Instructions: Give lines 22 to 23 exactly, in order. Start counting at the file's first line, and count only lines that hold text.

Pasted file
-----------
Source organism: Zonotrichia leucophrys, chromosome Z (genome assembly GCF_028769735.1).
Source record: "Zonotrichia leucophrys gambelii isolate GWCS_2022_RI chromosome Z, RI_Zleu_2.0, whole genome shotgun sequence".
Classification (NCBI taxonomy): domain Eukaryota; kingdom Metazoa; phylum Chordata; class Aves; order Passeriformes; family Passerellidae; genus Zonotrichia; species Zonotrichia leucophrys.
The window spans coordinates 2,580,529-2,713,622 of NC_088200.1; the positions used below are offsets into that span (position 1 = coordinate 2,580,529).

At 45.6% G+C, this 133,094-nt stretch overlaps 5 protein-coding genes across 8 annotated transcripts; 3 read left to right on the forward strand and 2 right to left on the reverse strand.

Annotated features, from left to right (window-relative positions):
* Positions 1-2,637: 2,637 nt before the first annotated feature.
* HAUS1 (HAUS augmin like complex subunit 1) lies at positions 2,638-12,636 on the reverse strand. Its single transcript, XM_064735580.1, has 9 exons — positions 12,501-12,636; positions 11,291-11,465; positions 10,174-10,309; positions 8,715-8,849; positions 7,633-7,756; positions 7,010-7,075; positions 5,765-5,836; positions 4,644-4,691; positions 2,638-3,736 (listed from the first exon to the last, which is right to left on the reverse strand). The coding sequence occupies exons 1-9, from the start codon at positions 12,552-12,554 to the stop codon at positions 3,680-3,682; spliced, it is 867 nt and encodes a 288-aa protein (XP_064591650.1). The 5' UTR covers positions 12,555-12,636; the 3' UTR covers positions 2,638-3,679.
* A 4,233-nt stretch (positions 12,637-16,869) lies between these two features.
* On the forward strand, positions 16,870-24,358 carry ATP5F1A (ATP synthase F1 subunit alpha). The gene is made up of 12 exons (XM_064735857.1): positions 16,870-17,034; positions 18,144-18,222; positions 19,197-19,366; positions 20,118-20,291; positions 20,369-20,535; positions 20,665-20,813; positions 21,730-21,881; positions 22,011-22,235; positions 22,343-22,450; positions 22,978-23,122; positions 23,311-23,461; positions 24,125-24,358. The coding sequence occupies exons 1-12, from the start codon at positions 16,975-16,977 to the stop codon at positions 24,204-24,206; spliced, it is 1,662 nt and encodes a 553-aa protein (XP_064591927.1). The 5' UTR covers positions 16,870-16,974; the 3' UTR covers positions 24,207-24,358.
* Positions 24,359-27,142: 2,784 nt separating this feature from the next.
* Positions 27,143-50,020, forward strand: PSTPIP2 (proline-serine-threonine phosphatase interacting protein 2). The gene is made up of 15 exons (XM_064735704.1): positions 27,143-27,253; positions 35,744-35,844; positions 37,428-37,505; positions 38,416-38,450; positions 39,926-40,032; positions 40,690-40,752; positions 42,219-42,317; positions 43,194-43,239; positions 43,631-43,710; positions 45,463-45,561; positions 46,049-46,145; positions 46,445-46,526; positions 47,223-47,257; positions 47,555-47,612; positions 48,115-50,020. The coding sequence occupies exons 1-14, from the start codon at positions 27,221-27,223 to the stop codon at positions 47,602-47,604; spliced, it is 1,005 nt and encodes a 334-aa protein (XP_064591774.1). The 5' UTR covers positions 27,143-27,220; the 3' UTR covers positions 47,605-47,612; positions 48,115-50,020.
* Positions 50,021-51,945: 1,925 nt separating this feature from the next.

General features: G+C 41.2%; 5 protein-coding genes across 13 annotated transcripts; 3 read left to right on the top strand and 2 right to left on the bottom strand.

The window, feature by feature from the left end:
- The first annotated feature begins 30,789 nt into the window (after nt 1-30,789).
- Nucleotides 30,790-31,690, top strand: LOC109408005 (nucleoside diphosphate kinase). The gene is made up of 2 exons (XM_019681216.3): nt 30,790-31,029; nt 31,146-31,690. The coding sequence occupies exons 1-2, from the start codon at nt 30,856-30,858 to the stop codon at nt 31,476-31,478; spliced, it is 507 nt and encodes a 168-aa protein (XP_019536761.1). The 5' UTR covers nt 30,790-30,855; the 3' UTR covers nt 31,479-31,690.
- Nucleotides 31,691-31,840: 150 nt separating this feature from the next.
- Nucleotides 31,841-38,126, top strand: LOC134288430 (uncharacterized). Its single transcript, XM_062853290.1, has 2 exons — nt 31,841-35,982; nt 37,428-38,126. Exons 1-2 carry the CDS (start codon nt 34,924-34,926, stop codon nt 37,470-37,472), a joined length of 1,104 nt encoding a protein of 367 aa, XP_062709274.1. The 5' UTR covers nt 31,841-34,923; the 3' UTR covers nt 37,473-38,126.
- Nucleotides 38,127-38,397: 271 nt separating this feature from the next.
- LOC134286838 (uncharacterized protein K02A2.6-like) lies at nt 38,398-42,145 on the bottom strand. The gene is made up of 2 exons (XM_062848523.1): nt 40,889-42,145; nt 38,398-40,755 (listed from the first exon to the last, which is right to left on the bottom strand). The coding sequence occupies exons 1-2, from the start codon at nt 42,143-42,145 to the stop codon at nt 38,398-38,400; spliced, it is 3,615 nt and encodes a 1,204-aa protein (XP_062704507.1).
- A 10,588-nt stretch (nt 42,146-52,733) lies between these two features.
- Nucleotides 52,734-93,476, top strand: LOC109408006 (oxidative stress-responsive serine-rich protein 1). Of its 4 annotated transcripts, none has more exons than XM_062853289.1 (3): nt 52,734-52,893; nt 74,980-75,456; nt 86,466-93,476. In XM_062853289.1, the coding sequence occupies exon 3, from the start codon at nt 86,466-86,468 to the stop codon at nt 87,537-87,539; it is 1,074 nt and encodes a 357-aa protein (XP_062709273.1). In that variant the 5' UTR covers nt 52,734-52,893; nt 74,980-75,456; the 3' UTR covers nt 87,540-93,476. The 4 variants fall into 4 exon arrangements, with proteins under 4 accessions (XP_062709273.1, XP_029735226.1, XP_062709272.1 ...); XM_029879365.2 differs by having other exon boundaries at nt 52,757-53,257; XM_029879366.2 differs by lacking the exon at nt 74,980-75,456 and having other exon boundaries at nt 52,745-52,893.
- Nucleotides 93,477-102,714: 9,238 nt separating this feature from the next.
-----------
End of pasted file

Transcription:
- A 10,588-nt stretch (nt 42,146-52,733) lies between these two features.
- Nucleotides 52,734-93,476, top strand: LOC109408006 (oxidative stress-responsive serine-rich protein 1). Of its 4 annotated transcripts, none has more exons than XM_062853289.1 (3): nt 52,734-52,893; nt 74,980-75,456; nt 86,466-93,476. In XM_062853289.1, the coding sequence occupies exon 3, from the start codon at nt 86,466-86,468 to the stop codon at nt 87,537-87,539; it is 1,074 nt and encodes a 357-aa protein (XP_062709273.1). In that variant the 5' UTR covers nt 52,734-52,893; nt 74,980-75,456; the 3' UTR covers nt 87,540-93,476. The 4 variants fall into 4 exon arrangements, with proteins under 4 accessions (XP_062709273.1, XP_029735226.1, XP_062709272.1 ...); XM_029879365.2 differs by having other exon boundaries at nt 52,757-53,257; XM_029879366.2 differs by lacking the exon at nt 74,980-75,456 and having other exon boundaries at nt 52,745-52,893.